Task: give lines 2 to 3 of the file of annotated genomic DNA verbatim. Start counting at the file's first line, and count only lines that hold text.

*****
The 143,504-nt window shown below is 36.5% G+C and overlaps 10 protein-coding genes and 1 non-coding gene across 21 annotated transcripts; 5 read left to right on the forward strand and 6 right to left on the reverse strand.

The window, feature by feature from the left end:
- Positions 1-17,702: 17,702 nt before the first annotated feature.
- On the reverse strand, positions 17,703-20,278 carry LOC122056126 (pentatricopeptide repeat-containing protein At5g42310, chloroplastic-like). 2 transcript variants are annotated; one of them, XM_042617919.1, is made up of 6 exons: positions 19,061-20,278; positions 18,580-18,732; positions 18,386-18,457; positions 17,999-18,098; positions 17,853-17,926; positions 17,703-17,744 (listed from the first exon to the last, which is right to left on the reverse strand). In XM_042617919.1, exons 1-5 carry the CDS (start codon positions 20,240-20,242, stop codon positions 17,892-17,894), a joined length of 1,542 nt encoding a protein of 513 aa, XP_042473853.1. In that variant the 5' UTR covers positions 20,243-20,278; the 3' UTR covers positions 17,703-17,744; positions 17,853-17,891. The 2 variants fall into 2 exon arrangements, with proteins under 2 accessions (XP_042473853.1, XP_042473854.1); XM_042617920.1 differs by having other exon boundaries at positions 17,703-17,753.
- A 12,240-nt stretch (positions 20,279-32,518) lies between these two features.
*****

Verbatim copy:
The window, feature by feature from the left end:
- Positions 1-17,702: 17,702 nt before the first annotated feature.